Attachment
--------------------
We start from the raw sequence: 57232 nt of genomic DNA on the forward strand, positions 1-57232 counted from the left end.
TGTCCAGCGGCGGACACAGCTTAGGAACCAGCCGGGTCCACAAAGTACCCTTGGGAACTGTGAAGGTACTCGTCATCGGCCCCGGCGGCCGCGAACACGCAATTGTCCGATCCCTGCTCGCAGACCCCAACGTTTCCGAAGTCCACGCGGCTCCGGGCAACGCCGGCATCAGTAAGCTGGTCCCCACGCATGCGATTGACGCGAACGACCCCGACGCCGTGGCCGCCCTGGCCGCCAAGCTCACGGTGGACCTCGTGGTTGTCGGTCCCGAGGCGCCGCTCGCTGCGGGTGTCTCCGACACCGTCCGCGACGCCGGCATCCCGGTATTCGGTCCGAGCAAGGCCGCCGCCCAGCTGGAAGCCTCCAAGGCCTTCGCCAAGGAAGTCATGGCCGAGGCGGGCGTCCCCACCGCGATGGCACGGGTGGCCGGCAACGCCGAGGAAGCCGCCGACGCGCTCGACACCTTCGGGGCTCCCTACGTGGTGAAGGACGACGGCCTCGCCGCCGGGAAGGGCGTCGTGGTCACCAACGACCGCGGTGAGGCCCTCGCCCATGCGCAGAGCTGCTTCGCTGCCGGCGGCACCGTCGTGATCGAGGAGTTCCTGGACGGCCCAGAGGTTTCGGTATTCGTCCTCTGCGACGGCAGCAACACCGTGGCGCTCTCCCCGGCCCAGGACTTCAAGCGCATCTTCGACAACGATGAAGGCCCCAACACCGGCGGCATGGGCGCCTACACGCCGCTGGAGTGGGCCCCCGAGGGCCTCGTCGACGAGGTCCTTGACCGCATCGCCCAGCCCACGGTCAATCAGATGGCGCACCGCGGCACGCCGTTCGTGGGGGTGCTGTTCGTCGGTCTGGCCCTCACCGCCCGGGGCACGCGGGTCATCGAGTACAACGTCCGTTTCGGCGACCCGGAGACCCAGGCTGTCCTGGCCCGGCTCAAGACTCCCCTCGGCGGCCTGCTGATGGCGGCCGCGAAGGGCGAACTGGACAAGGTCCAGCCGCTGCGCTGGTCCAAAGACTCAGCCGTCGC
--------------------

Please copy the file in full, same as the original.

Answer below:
We start from the raw sequence: 57232 nt of genomic DNA on the forward strand, positions 1-57232 counted from the left end.
TGTCCAGCGGCGGACACAGCTTAGGAACCAGCCGGGTCCACAAAGTACCCTTGGGAACTGTGAAGGTACTCGTCATCGGCCCCGGCGGCCGCGAACACGCAATTGTCCGATCCCTGCTCGCAGACCCCAACGTTTCCGAAGTCCACGCGGCTCCGGGCAACGCCGGCATCAGTAAGCTGGTCCCCACGCATGCGATTGACGCGAACGACCCCGACGCCGTGGCCGCCCTGGCCGCCAAGCTCACGGTGGACCTCGTGGTTGTCGGTCCCGAGGCGCCGCTCGCTGCGGGTGTCTCCGACACCGTCCGCGACGCCGGCATCCCGGTATTCGGTCCGAGCAAGGCCGCCGCCCAGCTGGAAGCCTCCAAGGCCTTCGCCAAGGAAGTCATGGCCGAGGCGGGCGTCCCCACCGCGATGGCACGGGTGGCCGGCAACGCCGAGGAAGCCGCCGACGCGCTCGACACCTTCGGGGCTCCCTACGTGGTGAAGGACGACGGCCTCGCCGCCGGGAAGGGCGTCGTGGTCACCAACGACCGCGGTGAGGCCCTCGCCCATGCGCAGAGCTGCTTCGCTGCCGGCGGCACCGTCGTGATCGAGGAGTTCCTGGACGGCCCAGAGGTTTCGGTATTCGTCCTCTGCGACGGCAGCAACACCGTGGCGCTCTCCCCGGCCCAGGACTTCAAGCGCATCTTCGACAACGATGAAGGCCCCAACACCGGCGGCATGGGCGCCTACACGCCGCTGGAGTGGGCCCCCGAGGGCCTCGTCGACGAGGTCCTTGACCGCATCGCCCAGCCCACGGTCAATCAGATGGCGCACCGCGGCACGCCGTTCGTGGGGGTGCTGTTCGTCGGTCTGGCCCTCACCGCCCGGGGCACGCGGGTCATCGAGTACAACGTCCGTTTCGGCGACCCGGAGACCCAGGCTGTCCTGGCCCGGCTCAAGACTCCCCTCGGCGGCCTGCTGATGGCGGCCGCGAAGGGCGAACTGGACAAGGTCCAGCCGCTGCGCTGGTCCAAAGACTCAGCCGTCGC